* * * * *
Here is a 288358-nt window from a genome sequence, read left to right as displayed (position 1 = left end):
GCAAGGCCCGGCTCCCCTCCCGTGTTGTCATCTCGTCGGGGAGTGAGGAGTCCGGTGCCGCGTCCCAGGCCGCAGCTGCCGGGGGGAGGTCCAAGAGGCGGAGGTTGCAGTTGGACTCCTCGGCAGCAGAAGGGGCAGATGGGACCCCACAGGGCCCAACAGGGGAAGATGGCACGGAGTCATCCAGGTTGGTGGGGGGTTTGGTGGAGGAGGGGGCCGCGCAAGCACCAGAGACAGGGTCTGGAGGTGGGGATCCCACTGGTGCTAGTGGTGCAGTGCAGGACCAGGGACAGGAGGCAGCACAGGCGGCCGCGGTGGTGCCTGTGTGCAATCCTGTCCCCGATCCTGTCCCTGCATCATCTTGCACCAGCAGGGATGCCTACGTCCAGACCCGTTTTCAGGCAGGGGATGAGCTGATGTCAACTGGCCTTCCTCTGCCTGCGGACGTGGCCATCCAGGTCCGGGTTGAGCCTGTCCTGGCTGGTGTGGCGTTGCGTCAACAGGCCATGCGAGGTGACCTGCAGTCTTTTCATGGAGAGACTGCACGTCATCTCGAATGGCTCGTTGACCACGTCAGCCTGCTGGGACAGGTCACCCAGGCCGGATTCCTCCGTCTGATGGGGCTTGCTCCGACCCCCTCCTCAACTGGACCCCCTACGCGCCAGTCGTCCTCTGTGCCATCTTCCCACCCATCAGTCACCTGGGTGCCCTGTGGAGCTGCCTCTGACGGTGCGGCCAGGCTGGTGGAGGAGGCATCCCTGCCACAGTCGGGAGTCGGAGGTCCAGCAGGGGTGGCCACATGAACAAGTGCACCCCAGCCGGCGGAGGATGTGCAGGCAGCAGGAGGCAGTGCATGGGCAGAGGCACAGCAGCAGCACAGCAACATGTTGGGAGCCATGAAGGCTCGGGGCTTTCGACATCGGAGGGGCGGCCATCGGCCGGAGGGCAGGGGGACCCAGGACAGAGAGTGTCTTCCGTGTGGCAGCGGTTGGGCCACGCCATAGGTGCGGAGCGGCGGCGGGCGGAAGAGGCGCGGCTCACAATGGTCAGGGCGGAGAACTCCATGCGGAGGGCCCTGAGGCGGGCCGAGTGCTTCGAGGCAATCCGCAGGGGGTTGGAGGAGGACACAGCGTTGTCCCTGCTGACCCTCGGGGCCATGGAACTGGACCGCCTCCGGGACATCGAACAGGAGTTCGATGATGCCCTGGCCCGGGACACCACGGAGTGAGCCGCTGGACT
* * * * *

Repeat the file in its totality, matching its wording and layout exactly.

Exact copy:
Here is a 288358-nt window from a genome sequence, read left to right as displayed (position 1 = left end):
GCAAGGCCCGGCTCCCCTCCCGTGTTGTCATCTCGTCGGGGAGTGAGGAGTCCGGTGCCGCGTCCCAGGCCGCAGCTGCCGGGGGGAGGTCCAAGAGGCGGAGGTTGCAGTTGGACTCCTCGGCAGCAGAAGGGGCAGATGGGACCCCACAGGGCCCAACAGGGGAAGATGGCACGGAGTCATCCAGGTTGGTGGGGGGTTTGGTGGAGGAGGGGGCCGCGCAAGCACCAGAGACAGGGTCTGGAGGTGGGGATCCCACTGGTGCTAGTGGTGCAGTGCAGGACCAGGGACAGGAGGCAGCACAGGCGGCCGCGGTGGTGCCTGTGTGCAATCCTGTCCCCGATCCTGTCCCTGCATCATCTTGCACCAGCAGGGATGCCTACGTCCAGACCCGTTTTCAGGCAGGGGATGAGCTGATGTCAACTGGCCTTCCTCTGCCTGCGGACGTGGCCATCCAGGTCCGGGTTGAGCCTGTCCTGGCTGGTGTGGCGTTGCGTCAACAGGCCATGCGAGGTGACCTGCAGTCTTTTCATGGAGAGACTGCACGTCATCTCGAATGGCTCGTTGACCACGTCAGCCTGCTGGGACAGGTCACCCAGGCCGGATTCCTCCGTCTGATGGGGCTTGCTCCGACCCCCTCCTCAACTGGACCCCCTACGCGCCAGTCGTCCTCTGTGCCATCTTCCCACCCATCAGTCACCTGGGTGCCCTGTGGAGCTGCCTCTGACGGTGCGGCCAGGCTGGTGGAGGAGGCATCCCTGCCACAGTCGGGAGTCGGAGGTCCAGCAGGGGTGGCCACATGAACAAGTGCACCCCAGCCGGCGGAGGATGTGCAGGCAGCAGGAGGCAGTGCATGGGCAGAGGCACAGCAGCAGCACAGCAACATGTTGGGAGCCATGAAGGCTCGGGGCTTTCGACATCGGAGGGGCGGCCATCGGCCGGAGGGCAGGGGGACCCAGGACAGAGAGTGTCTTCCGTGTGGCAGCGGTTGGGCCACGCCATAGGTGCGGAGCGGCGGCGGGCGGAAGAGGCGCGGCTCACAATGGTCAGGGCGGAGAACTCCATGCGGAGGGCCCTGAGGCGGGCCGAGTGCTTCGAGGCAATCCGCAGGGGGTTGGAGGAGGACACAGCGTTGTCCCTGCTGACCCTCGGGGCCATGGAACTGGACCGCCTCCGGGACATCGAACAGGAGTTCGATGATGCCCTGGCCCGGGACACCACGGAGTGAGCCGCTGGACT